Anime Studio Sparks Backlash After Popular YouTuber Gets 150+ Copyright Claims

Youtube has faced plenty of criticism in the past for its copyright claims process, and if you are in the anime fandom, you know how quickly content can get struck down. Now, the issue is coming to a head after a popular channel has found itself staggering amidst a major loss. Mark Fitzpatrick, also known as Totally Not Mark on Youtube, has had 150 videos claimed in the last day... and fans are dismayed.

The situation came to light yesterday as Totally Not Mark posted an update to fans on Twitter about his videos. It was there the reviewer and anime entertainer confirmed up to 150 videos on their channel have been blocked due to copyright claims by Toei Company. The majority of these videos were about two of Toei's top IPs, Dragon Ball and One Piece.

"Over the last twenty-four hours, I've sat back in disbelief, shock, and sorrow as my life's work has been unfairly ripped away from me," Fitzpatrick shared in his newest video addressed to Youtube and Toei. "Two nights ago, I received an email notifying me that fifteen of my videos had been copyright claimed and blocked by Toei Animation. One hour later, that number rose to twenty-eight. And when I woke up this morning, it had reached a total of 150 videos that my audience can no longer see and that I can no longer monetize. And as a result, the main source of my company's income is now gone"

The video goes on to share Fitzpatrick's views on the situation and how these strikes have all but annihilated revenue for his brand. With employees on his payroll, the reviewer says his team adheres to the fair use terms laid out by Youtube, but Japan's take on copyright material is more complicated. Unlike the United States, Japan's copyright law does not allow for fair use provisions, and this is where things get sticky.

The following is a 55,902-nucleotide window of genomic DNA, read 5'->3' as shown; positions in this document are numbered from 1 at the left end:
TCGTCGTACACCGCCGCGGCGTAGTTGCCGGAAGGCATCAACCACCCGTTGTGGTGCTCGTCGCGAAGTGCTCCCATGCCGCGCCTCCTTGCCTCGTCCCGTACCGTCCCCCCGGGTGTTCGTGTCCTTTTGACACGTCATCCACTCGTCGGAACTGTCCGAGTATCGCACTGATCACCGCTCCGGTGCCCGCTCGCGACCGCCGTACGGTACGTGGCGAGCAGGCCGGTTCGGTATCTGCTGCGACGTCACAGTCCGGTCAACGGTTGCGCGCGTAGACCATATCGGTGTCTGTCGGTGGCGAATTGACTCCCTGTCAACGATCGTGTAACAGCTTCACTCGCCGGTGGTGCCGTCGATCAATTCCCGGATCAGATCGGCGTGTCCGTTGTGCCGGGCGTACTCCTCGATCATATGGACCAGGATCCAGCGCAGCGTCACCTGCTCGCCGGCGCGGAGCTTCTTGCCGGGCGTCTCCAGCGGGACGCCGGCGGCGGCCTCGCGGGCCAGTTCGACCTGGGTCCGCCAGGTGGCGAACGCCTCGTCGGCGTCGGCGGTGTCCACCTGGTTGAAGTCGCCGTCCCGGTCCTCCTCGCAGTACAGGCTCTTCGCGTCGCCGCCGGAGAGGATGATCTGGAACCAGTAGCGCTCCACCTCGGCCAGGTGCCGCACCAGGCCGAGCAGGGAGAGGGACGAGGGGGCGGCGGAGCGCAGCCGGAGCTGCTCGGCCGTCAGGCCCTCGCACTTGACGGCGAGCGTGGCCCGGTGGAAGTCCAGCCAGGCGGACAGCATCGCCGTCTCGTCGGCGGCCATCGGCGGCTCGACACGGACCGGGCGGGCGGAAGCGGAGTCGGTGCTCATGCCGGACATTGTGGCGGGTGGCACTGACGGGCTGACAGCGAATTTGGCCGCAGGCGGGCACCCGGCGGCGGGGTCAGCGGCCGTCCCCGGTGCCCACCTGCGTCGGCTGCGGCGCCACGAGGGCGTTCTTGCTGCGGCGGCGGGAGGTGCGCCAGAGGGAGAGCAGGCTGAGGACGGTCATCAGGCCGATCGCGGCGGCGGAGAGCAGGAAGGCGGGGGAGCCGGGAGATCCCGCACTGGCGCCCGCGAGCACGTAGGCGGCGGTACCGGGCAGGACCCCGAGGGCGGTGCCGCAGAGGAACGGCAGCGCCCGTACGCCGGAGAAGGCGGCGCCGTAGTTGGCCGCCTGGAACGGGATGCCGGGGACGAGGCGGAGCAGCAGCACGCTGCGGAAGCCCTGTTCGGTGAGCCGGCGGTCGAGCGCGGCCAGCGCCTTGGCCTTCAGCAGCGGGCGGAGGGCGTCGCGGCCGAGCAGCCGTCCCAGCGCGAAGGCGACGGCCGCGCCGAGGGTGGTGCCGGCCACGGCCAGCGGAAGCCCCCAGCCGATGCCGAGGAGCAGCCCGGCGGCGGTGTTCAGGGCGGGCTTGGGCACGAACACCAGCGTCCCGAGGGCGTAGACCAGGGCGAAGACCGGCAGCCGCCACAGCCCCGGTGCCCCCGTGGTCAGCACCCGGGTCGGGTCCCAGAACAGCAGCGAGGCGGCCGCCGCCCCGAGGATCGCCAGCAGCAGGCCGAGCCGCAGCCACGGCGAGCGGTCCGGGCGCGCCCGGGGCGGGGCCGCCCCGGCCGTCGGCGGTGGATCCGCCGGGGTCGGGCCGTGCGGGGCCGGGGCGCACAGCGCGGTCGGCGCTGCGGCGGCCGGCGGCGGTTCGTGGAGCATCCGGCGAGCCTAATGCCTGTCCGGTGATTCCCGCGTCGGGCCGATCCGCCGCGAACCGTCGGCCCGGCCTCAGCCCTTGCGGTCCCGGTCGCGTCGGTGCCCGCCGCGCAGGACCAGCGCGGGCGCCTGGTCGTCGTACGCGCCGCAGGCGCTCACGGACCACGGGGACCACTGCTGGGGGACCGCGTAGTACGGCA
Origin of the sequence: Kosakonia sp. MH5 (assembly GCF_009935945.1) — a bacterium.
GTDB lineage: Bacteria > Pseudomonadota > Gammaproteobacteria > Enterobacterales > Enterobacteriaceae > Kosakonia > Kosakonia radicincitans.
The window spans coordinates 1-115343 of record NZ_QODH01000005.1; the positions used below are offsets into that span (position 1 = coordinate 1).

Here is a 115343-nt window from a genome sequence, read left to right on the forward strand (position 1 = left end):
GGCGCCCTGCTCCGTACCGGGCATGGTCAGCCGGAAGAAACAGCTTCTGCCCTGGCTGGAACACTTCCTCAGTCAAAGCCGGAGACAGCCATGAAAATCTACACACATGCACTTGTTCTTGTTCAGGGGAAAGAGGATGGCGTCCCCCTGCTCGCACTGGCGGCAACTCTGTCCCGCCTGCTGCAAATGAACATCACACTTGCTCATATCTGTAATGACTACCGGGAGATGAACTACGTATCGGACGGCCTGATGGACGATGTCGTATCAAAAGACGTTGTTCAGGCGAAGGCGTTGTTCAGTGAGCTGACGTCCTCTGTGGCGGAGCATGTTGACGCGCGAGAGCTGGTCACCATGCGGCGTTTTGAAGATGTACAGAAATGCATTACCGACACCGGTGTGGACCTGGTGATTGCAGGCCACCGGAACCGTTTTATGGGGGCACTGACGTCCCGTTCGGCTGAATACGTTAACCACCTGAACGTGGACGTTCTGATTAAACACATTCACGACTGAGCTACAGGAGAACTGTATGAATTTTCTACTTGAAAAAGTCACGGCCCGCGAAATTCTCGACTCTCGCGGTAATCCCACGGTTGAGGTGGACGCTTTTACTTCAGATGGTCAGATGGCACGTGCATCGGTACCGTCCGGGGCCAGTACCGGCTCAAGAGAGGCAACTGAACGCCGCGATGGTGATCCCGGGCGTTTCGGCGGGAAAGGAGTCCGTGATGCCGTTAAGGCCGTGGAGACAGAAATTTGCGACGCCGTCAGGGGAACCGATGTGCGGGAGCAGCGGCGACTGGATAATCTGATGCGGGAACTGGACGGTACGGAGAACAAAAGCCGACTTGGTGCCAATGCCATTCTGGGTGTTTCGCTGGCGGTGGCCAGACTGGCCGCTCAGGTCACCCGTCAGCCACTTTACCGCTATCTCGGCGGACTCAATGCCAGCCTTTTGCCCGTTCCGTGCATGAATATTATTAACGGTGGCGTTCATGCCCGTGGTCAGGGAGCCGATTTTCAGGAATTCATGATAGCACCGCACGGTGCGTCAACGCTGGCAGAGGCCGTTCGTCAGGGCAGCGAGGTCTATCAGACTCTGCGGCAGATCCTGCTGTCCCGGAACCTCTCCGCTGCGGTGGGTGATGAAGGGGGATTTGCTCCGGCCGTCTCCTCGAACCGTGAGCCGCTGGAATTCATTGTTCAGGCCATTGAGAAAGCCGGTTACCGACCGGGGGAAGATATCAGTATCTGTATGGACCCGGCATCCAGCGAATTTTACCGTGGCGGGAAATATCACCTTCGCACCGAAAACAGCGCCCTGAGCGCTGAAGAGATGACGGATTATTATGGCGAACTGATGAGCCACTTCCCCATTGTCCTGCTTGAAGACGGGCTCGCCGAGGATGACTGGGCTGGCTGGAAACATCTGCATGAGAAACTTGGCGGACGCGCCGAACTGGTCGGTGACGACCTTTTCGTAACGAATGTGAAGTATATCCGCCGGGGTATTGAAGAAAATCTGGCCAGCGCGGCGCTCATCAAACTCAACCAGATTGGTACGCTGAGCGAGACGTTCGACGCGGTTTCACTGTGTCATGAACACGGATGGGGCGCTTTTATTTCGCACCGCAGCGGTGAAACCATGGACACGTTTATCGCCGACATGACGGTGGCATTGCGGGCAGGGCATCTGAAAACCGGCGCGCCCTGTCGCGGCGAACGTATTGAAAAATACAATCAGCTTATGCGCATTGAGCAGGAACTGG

As noted in Japanese law, authors and copyright holders can "preserve the integrity of their work and its title" against almost anything they take offense to. These rights holders have a huge amount of control over their IPs in Japan, so where using content stateside might be seen as fair use, it would be considered illegal overseas. Japan's copyright claims have become increasingly aggressive in recent years due to piracy concerns, and other Youtube accounts have dealt with strike sprees though not to this degree.

In this case, Fitzpatrick has little recourse to address the situation unless Toei removes its claims. Youtube isn't clear on how copyright claims operate in cases where a stricter country lays claim on content made in the United States where fair use is fair game. Totally Not Mark has well over half a million subscribers backing his cause now, but there is little the channel can do on its own to remove the claims.

"Toei has without regard claimed and blocked 2.5 years worth of work," Fitzpatrick lamented on Twitter, giving fans insight to the impossible situation they've found themselves in. "I have spoken to youtube. There is no recourse. They cannot and will not help because these were manually claimed by toei. Truly. I do not know what's next."

What do you make of this issue with Youtube and Toei? Do you find yourself watching anime after checking out commentators like Totally Not Mark? Share your thoughts with us in the comments section below or hit me up on Twitter @MeganPetersCB.

HT - Kotaku

Red Alert!

prevnext

That's Gotta Sting

prevnext

History Repeats Itself

prevnext

Oh No

prevnext

Will It Happen?

prevnext

Ban or Boycott?

prevnext

Yikes

prev
Source: comicbook.com

Anime Studio Sparks Backlash After Popular YouTuber Gets 150+ Copyright Claims